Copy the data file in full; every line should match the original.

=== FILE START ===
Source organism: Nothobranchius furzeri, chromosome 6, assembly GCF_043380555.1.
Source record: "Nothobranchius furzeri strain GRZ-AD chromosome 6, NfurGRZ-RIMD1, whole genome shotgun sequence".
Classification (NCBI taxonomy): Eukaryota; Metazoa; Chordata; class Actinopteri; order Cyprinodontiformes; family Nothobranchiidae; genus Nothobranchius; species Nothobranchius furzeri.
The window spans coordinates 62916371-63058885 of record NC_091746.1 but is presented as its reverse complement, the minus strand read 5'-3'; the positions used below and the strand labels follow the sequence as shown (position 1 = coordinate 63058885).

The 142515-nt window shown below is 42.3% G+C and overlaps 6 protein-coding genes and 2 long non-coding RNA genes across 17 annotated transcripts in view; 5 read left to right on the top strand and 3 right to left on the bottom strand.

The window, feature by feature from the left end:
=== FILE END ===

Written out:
Source organism: Nothobranchius furzeri, chromosome 6, assembly GCF_043380555.1.
Source record: "Nothobranchius furzeri strain GRZ-AD chromosome 6, NfurGRZ-RIMD1, whole genome shotgun sequence".
Classification (NCBI taxonomy): Eukaryota; Metazoa; Chordata; class Actinopteri; order Cyprinodontiformes; family Nothobranchiidae; genus Nothobranchius; species Nothobranchius furzeri.
The window spans coordinates 62916371-63058885 of record NC_091746.1 but is presented as its reverse complement, the minus strand read 5'-3'; the positions used below and the strand labels follow the sequence as shown (position 1 = coordinate 63058885).

The 142515-nt window shown below is 42.3% G+C and overlaps 6 protein-coding genes and 2 long non-coding RNA genes across 17 annotated transcripts in view; 5 read left to right on the top strand and 3 right to left on the bottom strand.

The window, feature by feature from the left end: